Sunday, August 21, 2011

Glossary: Tradervue tags

[Note: this is a work in progress and will be updated on a regular basis]

This is a glossary page of all the tags I use in Tradervue -- a really useful online trading journal and reporting tool I've recently started to use.  There are some posts here and here I have recently written regarding how the use tags within each of my journal entries, which then enable me to quickly perform some very useful analysis.

For example, the way I created the tags was due to the types of questions I knew I wanted to ask, especially with regards to how well certain setups are performing (or not), as well as other questions such as how much my revenge and rogue trades were costing me.  I didn't think there were this many tags, but because I developed the tags based on my requirements already in my mind, it only takes me < 2 minutes per journal entry to update.  A great return on time investment for the powerful stats I can generate.

One question I would like to ask, but am not currently able to answer, is the maximum amount of actual profit (and loss) did I have at one time during a trade, vs. how much did I actually close.  In other words, how well did I manage the trade, and what was the opportunity cost of being less than optimal.  It would have taken too much time to calculate the figures for all 1000+ of my historical trades, but perhaps I can do this moving forward.

This is a living and breathing document, so as mentioned earlier, this glossary will continue to evolve.

                             GLOSSARY OF TAGS IN TRADERVUE
                                                 As of 8/21/2011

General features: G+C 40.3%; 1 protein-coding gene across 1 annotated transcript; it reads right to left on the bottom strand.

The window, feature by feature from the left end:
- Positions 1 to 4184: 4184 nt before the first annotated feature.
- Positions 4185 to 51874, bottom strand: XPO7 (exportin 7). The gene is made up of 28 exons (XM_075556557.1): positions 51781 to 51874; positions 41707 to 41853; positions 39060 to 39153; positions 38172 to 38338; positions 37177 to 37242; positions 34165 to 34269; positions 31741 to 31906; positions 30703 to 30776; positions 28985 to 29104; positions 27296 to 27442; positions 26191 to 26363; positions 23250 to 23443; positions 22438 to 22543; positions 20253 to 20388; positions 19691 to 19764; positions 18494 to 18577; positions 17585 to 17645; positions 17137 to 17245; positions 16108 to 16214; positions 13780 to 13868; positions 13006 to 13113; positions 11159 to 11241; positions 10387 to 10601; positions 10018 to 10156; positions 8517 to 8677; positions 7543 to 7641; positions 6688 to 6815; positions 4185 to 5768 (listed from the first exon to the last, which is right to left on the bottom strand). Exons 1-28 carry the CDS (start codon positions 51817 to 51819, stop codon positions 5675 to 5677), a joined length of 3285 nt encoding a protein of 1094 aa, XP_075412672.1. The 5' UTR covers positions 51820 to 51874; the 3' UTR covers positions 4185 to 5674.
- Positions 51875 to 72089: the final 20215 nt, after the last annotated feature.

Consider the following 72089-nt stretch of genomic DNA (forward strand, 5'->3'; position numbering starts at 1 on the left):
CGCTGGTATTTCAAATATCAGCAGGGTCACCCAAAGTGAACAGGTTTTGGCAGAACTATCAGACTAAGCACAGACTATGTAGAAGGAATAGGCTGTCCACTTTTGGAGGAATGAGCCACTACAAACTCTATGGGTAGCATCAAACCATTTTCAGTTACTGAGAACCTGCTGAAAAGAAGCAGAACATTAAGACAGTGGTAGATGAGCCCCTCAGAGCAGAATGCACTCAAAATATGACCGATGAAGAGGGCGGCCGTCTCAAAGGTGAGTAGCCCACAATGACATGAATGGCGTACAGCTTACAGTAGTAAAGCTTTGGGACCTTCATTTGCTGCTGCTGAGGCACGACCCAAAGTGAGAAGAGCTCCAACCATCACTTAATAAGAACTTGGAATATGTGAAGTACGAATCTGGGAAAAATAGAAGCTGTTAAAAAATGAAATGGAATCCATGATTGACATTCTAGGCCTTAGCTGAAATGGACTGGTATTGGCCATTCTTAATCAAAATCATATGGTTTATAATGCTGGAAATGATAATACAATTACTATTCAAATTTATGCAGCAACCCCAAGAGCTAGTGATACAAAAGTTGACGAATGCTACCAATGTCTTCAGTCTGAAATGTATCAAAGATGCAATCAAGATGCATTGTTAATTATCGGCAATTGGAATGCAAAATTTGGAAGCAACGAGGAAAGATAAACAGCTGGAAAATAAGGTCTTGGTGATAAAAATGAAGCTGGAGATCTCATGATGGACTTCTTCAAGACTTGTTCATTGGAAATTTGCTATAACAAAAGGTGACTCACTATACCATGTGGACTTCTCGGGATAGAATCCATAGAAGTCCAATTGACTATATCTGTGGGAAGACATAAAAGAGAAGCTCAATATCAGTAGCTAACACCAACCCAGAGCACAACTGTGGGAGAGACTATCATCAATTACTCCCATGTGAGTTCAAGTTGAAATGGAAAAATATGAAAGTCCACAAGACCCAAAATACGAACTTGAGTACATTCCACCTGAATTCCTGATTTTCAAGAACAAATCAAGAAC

a Perfect, textbook, multiple factors of support
b Near perfect, one additional factor of support
c Meets spirit of setup, but some red flags
d Not an ideal setup under the conditions
f Fail, no reason to enter

2min 2 minute charts used for entry
5min 5 minute charts used for entry
15min 15 minute charts used for entry

3br 3 bar reversal
b and b Bread and butter
bo Break out
bo-hod Break out - high of day
bo-lod Break out - low of day
bounce Bounce of significant level (e.g. whole number)
btfe Beyond the Fibonacci Extension (FE)
btfe1/2fe Beyond the 1/2 to the FE (halfway between ORH & FE)
btfe16 Beyond the 161.8% FE
btfe20 Beyond the 200% FE
btfex Beyond the FE extension (beyond 200%)
btorh Beyond the Opening Range High (ORH)
btorl Beyond the Opening Range Low (ORL)
bullflag Bullflag setup
c and h Cup and handle
cbd Consolidation breakdown
cbo Consolidation breakout
gitsor Green in the sea of red
ritsog Red in the sea of green
h-pattern h-pattern (inverse is y-pattern)
heldbid Bid that is held by big buyer
pb Pullback - price pulls back for entry
pb-bt1/2fe Breaks through "1/2 way to FE," pulls back, and retests "1/2 FE"
pb-btfe Breaks through FE, pulls back, and retests FE
pb-btfe16 Breaks through 161.8% FE, pulls back, and restests 161.8% FE
pb-btfe20 Breaks through 200% FE, pulls back, and retests 200% FE
pb-btorh Breaks through ORH, pulls back, retests ORH
pb-btorl Breaks through ORL, pulls back, retests ORL
pb-pb2rz Breaks through ORH/ORL, pulls back, retests Retracement Zone (RZ)
pb2rz Pullback to the retracement zone
pt Pushthrough (3+ bar opening setup)
qh Quick hit (2 bar opening setup)
rogue Rogue trade, not a part of trading plan
scalp Quick trades for generally $0.10-$0.20 profits
topout Topout (short setup)
triangle Triangle pattern, via trendlines
u-turn U-Turn (long setup)
vlb Vwap line bounce